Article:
If they call it good, then that’s all I’m worried about.”

When you’re recording your own music, or if you’re choosing a track to cover like you’ve done a couple of times of this album, what kind of connection do you have to have to a song in order to pursue it?

“As far as picking somebody else’s tunes, whether it’s Ted or Willie, I think it just has to spark my jealousy. If I can listen to it and be, like, ‘damn it! Why couldn’t I write that? I know all those words and I know all those chords! Why couldn’t I put them together?’ You know? That’s really what does it for me. But, as far as writing goes, man, there’s a couple of times when you know it instantly when you get goosebumps – or chicken skin – or something. That immediately tells you you’re on to something proper.

There are a lot of times where I have legitimately no idea if what I’m doing is any good. I have to have, like, five-thousand-feet perspective – usually years later – to hear if it’s actually quality. I’ve been lucky enough to have people like Dave Cobb, for instance, just to have another filter to run shit through and make sure I’m on the right track. And thus far, it’s worked out pretty good.”

You and Aaron Ratiere have written two really strong batches of tunes across these past two records. I know you two have been friends forever, so you’re more than just collaborators. How does that relationship manifest itself in the music you create together?

“I think we both look at each other as emotional support dogs. He’s just been my best friend for a long time, and we can just cut to the chase a little quicker together. I’m actually producing a record on him right now, and it’s really killer. But, yeah, we speak the same language and he knows ultimately what I’m going for. And I know his strength and when he needs to shut the hell up, or when to give him a little bit more time to get his lines about potatoes and shit out – and the greatness spills out. It’s been such an odd working relationship, but it’s been something I’ve been very grateful for. We both went to the Grammys this weekend, and his whole mantra was, [mimicking] ‘all we’ve gotta do it not die and we’ll be alright!’ [laughs]”

[laughs] Well, let’s talk about the Grammys for a minute. Congratulations on your nomination and I’m sorry you didn’t end up walking away with one. But what an achievement in and of itself…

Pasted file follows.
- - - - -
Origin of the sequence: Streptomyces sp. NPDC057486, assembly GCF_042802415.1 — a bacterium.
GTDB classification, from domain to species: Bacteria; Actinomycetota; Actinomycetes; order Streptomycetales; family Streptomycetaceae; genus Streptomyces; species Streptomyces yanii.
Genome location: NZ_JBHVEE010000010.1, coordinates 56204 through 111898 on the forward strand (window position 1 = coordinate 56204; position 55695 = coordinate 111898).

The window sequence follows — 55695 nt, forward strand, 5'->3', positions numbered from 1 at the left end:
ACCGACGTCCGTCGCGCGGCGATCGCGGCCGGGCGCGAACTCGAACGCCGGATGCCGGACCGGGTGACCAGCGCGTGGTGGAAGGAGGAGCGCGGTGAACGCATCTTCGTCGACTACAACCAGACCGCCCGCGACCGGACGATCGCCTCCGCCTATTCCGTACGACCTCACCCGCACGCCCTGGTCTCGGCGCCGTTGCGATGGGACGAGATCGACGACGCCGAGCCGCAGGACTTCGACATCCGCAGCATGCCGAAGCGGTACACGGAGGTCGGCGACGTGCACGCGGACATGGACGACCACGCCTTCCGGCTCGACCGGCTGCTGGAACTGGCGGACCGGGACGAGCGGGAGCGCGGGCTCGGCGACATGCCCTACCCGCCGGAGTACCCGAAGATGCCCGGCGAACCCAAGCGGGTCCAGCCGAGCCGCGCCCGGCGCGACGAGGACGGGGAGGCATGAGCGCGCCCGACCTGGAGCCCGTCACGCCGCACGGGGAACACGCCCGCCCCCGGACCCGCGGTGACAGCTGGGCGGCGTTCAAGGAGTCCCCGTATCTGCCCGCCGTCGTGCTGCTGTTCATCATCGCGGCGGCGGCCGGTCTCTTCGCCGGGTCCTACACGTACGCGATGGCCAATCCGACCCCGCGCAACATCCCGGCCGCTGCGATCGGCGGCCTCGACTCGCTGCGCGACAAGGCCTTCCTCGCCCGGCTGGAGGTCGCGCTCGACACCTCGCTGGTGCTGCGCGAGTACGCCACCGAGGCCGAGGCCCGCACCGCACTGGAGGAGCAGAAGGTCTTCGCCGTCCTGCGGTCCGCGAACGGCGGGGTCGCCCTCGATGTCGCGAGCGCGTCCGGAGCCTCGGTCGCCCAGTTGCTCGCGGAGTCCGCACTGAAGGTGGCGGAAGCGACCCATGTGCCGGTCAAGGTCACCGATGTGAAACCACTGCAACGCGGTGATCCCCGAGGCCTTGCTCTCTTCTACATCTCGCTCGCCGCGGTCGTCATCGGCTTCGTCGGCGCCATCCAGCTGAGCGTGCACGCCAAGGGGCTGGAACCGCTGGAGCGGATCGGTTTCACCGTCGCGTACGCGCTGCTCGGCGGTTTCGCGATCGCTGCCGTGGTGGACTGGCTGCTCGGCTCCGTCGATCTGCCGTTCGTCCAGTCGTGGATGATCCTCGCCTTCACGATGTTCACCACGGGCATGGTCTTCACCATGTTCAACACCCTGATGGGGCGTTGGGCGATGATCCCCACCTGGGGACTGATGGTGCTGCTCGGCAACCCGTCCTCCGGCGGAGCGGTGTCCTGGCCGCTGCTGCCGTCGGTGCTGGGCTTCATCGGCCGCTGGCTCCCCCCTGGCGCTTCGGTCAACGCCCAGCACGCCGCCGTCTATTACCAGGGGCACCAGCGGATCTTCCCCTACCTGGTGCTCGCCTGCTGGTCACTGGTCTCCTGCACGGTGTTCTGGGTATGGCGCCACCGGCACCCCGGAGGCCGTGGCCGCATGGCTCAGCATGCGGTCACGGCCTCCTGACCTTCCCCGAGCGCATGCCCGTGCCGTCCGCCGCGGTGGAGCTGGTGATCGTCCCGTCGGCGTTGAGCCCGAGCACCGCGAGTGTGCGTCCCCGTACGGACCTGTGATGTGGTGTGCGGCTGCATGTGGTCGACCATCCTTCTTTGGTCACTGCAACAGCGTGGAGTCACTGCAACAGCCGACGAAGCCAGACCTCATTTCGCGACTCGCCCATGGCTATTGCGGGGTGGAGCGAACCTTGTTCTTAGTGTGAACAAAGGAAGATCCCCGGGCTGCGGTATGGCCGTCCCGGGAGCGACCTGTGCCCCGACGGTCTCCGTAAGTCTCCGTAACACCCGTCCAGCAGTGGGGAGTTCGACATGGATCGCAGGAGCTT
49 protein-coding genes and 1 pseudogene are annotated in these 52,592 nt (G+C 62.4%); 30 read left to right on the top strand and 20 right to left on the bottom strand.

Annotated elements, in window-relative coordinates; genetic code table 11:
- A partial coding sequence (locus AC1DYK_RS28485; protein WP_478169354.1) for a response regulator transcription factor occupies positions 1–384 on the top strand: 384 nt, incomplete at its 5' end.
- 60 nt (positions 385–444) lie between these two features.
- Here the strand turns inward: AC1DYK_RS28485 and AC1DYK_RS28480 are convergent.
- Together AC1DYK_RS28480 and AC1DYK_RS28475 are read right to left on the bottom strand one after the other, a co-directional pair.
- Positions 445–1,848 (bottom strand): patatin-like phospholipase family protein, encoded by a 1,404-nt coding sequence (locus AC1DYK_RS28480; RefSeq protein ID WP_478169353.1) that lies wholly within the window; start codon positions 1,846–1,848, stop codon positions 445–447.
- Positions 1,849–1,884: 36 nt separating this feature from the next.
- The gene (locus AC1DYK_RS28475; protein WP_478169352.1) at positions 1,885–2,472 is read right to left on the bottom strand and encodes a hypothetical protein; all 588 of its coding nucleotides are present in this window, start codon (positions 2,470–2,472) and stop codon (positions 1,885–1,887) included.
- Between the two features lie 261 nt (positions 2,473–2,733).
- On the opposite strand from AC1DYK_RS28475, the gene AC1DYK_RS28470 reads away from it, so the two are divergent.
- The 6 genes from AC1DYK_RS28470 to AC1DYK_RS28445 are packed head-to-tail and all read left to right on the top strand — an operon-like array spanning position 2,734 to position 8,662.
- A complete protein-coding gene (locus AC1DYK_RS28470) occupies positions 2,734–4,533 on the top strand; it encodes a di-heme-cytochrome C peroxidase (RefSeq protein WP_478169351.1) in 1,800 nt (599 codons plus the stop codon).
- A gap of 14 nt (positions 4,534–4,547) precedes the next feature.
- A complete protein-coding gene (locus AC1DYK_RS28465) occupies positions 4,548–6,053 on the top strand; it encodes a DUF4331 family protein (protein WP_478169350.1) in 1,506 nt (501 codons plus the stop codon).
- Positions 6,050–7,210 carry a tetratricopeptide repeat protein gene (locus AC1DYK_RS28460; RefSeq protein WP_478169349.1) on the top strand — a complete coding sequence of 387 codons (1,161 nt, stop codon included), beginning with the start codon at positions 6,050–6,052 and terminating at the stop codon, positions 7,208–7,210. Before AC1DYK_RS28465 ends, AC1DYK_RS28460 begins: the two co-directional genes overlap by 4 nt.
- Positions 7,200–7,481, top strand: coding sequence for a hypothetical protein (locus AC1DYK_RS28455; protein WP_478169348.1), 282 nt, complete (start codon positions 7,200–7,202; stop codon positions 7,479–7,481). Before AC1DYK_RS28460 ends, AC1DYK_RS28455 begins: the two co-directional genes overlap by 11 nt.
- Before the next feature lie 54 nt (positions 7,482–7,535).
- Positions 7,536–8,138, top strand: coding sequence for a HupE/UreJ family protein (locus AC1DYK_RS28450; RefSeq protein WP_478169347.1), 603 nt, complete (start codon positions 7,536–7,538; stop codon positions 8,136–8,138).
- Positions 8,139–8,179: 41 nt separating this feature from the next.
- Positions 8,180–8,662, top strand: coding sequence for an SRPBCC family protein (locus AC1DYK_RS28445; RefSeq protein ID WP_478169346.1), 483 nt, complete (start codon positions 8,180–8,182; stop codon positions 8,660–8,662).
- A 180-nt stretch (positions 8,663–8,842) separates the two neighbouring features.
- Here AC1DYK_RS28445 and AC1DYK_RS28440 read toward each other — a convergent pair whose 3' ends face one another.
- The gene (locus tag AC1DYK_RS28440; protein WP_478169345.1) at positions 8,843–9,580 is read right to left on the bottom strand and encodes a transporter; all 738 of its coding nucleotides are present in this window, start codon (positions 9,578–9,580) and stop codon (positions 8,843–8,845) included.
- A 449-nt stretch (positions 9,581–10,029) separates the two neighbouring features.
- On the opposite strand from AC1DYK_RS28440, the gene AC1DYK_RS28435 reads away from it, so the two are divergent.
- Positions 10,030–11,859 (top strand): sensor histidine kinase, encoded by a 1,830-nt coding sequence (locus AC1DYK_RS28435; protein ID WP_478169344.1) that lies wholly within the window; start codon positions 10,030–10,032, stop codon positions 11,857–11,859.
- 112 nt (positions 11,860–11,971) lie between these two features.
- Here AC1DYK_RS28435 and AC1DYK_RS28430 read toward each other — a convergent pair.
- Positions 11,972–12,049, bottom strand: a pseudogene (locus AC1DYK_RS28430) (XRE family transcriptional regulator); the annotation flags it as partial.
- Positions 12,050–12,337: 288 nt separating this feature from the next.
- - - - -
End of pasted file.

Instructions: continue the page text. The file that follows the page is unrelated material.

“Well, if I lose to Brandi Carlile, I’m okay with it. I think we all felt that way.”

Of course. I would assume there was a lot of celebrating among you watching peers like Brandi and Kacey Musgraves getting so deservedly decorated for their work.

“Yeah, it was pretty awesome, just seeing our community in Nashville really shine on, I’d guess, the biggest stage you could get. That was pretty incredible to see all that and so many of our friends get acknowledged for the great work they do.”

So, on that ‘biggest stage,’ do you think music from Nashville has been represented fairly over the years? Or is it just cyclical?

“You know, I’m not really sure, because everyone I know, at least as far as I’m aware of, isn’t concerned with the outcome of what they create – it’s the creation itself. I was on the plane with everybody yesterday coming back, and they’re all at work again today. It’s all about showing up for your job. And if the good stuff happens as a result, then, great. But, if not, we all know what we’re here to do – and that’s the most fun.”

I watched an interview with you and Lori McKenna the other day, and you both talked about that process of creation and how you let go of the interference that’s around you – the expectations, the noise, the pressure to be completely original – and just focus on moving forward and making music. How do you do actually do that?

“I don’t know. I struggle with it every day. I saw this really beautiful TED Talk with Elizabeth Gilbert about creativity, and she pulled that card really hard about just showing up for your job. And I’ve really taken it to heart. Obviously, if you don’t do the work, the work doesn’t get done.  So, it’s this forcing yourself to sit down and try seriously, and not beat yourself to death if it’s not coming that day because, hopefully, there’s a tomorrow that you can capitalize on.

And, so, that’s been my mantra: ‘go to work.’”

Anderson East will take the stage at Newport Music Hall on Saturday, February 16, with special guest Lucie Silvas. Doors open at 7:00 p.m. General admission tickets are $20, plus applicable taxes and fees, and are available via Ticketmaster. Learn more about Anderson’s music via his official website, or follow him on Twitter, Facebook, and Instagram.


entertainment categories